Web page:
THERE'S A GREAT DEAL of agonizing going on over the decline of public interest in professional basketball this year, at least by those sportscasters and writers inclined to agonize. Attendance at games is down, except in such places as Seattle and San Antonio, where the teams are winning. And television viewers are preferring college ball to pro -- a fact not new in history, yet one that always alarms officials of the National Basketball Association who owe the rise of their sport to the box with the dials.

At this point, then, such officials, along with other observers of the game, always begin to come up with technical solutions to the problem, in the best how-to American tradition. There are the perennial suggestions of raising the basket; of shortening the season; of extending or reducing the 24-second period in which a team must get off a shot; not to mention everybody's favorite, the three-point basket. Finally, we hear the familiar notion of rearranging the championship play-off schedule yet again -- an odd thought given the current dilemma, since the play-offs, oversized as they are, offer the only times in a season when houses are likely to be packed.

One rationale offered for all such tinkerings is that pro basketball might thereby match the excitement of college ball. But this would be impossible no matter how many rules were changed; for the excitements generated by pro and college ball are two quite different things. Whatever reformations pro ball might choose, it could never recreate the sloppy, chancy, admirably un professional style of college play. Nor could the collegians reach the magic of the pros.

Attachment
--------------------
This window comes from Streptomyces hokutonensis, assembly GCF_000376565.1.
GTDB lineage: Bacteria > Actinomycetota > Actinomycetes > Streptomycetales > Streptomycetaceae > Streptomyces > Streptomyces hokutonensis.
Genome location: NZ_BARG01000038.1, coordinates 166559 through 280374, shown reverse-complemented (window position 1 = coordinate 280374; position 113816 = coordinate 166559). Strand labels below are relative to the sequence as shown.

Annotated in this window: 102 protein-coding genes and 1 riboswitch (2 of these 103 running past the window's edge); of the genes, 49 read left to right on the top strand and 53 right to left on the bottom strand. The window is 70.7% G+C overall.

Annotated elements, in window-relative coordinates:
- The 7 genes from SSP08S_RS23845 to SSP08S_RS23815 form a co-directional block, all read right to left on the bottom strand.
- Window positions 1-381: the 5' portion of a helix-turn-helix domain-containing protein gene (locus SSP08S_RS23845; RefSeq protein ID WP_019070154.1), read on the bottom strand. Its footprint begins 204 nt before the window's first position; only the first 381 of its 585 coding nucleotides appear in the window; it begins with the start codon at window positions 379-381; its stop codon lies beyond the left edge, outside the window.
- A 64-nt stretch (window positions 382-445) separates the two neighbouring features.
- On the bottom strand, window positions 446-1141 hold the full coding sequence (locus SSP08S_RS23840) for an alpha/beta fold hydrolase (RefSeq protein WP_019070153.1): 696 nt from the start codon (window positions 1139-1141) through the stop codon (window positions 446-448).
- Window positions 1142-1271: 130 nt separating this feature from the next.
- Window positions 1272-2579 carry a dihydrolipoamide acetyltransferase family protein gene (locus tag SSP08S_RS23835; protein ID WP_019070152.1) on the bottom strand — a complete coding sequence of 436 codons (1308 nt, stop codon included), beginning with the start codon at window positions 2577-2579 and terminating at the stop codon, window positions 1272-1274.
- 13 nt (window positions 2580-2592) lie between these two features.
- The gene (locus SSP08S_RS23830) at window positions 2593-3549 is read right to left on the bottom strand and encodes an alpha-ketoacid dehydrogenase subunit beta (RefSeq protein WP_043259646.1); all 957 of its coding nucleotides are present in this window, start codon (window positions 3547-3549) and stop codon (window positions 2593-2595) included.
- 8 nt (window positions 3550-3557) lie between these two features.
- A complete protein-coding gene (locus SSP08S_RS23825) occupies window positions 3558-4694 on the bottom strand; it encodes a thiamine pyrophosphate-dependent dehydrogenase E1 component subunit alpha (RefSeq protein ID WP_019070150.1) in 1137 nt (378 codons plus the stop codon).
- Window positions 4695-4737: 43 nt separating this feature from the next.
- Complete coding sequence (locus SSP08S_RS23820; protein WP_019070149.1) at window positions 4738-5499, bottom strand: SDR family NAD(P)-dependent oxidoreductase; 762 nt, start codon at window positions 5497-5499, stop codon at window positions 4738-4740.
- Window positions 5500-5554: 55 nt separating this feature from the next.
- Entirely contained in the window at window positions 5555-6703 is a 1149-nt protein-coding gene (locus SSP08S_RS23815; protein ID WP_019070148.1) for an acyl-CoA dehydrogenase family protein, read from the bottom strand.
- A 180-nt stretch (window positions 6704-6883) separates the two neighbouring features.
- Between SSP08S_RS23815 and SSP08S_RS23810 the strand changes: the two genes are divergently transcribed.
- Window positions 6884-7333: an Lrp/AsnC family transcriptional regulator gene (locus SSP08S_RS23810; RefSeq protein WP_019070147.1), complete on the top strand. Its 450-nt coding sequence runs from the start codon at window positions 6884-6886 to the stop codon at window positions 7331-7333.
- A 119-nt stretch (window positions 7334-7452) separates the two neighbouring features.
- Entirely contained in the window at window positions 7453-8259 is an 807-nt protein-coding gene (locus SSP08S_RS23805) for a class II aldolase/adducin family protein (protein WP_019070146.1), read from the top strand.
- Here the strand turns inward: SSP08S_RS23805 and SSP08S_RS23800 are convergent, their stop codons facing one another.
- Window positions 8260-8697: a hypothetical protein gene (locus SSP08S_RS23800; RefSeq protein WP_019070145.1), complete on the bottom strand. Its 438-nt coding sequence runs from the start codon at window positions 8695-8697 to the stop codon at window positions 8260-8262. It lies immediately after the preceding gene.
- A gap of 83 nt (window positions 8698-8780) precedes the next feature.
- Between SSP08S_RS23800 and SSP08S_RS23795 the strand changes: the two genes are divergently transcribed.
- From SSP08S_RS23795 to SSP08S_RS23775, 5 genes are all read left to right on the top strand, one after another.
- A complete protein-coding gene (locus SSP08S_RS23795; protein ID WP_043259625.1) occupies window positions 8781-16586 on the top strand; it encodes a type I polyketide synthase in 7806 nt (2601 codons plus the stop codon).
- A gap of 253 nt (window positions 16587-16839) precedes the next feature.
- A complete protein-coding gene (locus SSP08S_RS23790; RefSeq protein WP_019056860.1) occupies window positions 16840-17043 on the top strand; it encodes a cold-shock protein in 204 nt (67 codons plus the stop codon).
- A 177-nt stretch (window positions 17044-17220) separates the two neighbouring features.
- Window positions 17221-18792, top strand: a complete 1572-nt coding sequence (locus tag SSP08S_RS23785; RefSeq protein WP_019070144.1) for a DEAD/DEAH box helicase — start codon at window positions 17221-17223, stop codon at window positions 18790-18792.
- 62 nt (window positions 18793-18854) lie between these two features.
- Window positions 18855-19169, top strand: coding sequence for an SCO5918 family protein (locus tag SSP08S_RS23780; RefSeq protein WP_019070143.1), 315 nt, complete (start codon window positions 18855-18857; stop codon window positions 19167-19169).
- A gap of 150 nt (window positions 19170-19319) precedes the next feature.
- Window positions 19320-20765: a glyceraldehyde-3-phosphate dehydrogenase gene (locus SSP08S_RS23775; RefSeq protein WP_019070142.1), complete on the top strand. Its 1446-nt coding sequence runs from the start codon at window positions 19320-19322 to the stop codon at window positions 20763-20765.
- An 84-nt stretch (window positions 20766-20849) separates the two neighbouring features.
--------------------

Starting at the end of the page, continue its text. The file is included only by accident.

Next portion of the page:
But the real question is: Why the fuss? No rule changes will solve the fundamental problem of professional basketball this year, which isn't all that hairpulling a problem anyway. Public interest and enthusiasm are down a bit this year, because: a) too many hotshot stars are not being coached in team play; and b) some of the big-city teams, such as Boston and New York, are doing terribly (actually, New York isn't up to "terribly" yet). The latter reason is merely an adjunct of the former, which is the key.

For, unlike other sports, there are no big single moments in the game of basketball -- no long bomb, no grand slam. There are stars, to be sure, but the deep appeal of the game does not center on them. Rather, it centers on the team as a coordinated unit, a fact proved year after year. All this year's teams need do is remember that fact, and the people will be watching again.